Special Solari Report: The History and Organization of the Federal Reserve: The What and Why of the United States’ Most Powerful Banking Organization

“Whoever controls the volume of money in any country is absolute master of all industry and commerce.” -James A. Garfield, 20th President of the United States

PREFACE by Catherine Austin Fitts

The Solari Report is pleased to present the next Special Solari Report in our federal financial series – a summary overview of the legal history and organization of the Federal Reserve by Michele Ferri and Jonathan Lurie.

The NY Fed and its member banks serve as the depository for the US government. If $21 Trillion is missing from US accounts, no doubt some of it went missing through those bank accounts. This makes the push for a Congressional audit of the Federal Reserve particularly timely.

If the US government has systematically refused to obey the laws related to financial management, the Federal Reserve and its banks and their members as depositories or as primary dealers in Treasury securities have continued to effect the transactions that made these illegalities possible. The question is why? Why is the Fed financing transactions that are either outside the law or financing an operation whose finances are outside of the law?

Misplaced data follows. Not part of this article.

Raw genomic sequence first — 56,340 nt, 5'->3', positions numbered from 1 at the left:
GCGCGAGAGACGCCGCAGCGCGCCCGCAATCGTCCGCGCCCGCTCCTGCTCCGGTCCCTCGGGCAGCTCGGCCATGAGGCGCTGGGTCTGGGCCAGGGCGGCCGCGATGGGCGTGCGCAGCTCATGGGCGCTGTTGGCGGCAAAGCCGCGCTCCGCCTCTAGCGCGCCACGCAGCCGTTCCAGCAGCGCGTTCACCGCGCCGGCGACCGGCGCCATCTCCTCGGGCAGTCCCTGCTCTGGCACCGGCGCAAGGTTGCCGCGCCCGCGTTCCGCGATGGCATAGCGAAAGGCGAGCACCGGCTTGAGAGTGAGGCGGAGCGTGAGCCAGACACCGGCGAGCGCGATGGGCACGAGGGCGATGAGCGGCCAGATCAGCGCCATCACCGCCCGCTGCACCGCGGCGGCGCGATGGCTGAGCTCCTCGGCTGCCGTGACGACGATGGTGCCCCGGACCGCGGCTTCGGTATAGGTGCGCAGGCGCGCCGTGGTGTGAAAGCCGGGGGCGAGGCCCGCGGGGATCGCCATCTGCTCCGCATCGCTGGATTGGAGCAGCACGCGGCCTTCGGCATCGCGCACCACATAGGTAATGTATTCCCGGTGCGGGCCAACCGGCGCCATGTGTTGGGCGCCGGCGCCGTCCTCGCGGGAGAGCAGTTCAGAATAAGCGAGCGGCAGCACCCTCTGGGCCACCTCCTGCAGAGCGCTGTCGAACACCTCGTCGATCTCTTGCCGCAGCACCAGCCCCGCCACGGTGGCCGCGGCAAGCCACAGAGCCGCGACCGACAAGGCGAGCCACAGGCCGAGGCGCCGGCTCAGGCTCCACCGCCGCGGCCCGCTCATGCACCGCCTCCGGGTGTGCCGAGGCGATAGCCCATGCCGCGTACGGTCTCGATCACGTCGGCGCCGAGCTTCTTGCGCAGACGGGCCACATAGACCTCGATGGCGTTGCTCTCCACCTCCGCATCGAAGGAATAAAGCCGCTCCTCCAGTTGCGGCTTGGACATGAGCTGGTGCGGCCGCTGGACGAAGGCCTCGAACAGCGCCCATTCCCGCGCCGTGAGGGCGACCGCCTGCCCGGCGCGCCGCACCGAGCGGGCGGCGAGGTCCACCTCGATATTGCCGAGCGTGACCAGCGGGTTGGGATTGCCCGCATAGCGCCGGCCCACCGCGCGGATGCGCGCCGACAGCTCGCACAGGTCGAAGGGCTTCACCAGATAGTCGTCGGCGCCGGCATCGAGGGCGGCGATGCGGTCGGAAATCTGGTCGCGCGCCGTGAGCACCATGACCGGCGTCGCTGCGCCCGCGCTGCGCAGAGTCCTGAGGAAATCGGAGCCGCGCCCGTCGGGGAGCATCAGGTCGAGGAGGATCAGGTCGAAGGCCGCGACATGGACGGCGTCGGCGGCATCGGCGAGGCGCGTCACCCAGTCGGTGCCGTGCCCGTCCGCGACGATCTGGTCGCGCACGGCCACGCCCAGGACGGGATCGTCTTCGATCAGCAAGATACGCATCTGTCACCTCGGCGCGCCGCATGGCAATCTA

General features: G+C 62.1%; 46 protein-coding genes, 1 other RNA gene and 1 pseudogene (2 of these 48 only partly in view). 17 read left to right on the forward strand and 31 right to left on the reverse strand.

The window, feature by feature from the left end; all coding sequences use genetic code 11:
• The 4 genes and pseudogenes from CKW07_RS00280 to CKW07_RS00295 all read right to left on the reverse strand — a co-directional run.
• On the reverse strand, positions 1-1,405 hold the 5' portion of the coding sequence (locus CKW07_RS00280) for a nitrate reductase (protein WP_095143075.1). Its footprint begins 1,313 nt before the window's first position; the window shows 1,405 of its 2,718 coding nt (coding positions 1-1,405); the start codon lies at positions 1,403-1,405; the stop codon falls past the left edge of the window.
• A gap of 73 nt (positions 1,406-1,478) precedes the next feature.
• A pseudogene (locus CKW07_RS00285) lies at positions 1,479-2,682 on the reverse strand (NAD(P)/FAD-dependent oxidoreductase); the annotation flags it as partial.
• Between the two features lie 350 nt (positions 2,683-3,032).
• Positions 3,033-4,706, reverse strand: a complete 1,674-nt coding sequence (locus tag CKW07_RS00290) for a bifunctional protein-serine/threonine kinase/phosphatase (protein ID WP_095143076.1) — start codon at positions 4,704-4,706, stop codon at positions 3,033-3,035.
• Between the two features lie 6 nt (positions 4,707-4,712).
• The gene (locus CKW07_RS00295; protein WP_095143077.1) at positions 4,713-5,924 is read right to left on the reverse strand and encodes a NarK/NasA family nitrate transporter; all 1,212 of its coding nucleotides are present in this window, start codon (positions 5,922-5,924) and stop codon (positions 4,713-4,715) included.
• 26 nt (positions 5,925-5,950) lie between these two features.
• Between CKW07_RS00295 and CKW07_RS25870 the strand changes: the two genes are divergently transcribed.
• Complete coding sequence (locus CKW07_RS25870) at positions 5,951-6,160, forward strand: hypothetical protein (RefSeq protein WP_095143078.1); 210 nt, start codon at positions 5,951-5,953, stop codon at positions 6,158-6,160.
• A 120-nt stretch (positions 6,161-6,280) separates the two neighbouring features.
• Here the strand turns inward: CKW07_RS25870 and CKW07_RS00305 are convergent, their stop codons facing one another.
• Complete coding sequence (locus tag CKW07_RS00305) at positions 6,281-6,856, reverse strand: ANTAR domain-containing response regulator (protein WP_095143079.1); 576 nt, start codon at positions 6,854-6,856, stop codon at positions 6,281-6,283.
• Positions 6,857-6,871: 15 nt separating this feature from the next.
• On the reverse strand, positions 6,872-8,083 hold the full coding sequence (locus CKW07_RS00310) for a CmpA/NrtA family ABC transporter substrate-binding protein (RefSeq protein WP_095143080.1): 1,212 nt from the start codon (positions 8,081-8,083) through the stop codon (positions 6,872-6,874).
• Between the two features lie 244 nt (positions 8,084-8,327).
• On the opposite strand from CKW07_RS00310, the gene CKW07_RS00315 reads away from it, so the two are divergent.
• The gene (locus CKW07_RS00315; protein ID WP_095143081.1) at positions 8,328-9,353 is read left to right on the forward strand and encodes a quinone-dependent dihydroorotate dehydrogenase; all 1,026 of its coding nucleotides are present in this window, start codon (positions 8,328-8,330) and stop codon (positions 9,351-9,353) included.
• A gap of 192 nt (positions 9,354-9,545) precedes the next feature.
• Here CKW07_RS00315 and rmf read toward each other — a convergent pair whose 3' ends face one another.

Given that the Federal Reserve banks are private and their specifics of their ownership is secret, the potential conflicts are profound. The proof is in the pudding – the centralization of wealth in America over the last three decades has been very significant. Unfortunately, it correlates with bailouts and trillions in missing money rather than markets and meritocracy. America was just dropped from the top 10 most innovative countries.

To understand, let alone answer, these questions it is essential to know the legal history and organization of the Federal Reserve. If the federal government is operating this far outside the law, it is hard to imagine how the Federal Reserve as its bank and securities dealer could be operating within the law. Enforcing the federal financial laws may require enforcement actions against the Federal Reserve or fundamental reform to the Federal Reserve authorities and structure.

We do not need to change the Constitution – we need to enforce it. However, to enforce the Constitution, we may need to change the fundamental structure of how we govern and manage our money to ensure that it complies with and supports our Constitution.

Ferri and Lurie have done a remarkable job of distilling the information to an accessible form. Here it is.

Related Reading:

You can find the full federal financial series at Enforce the Constitution: Treasury & Fed

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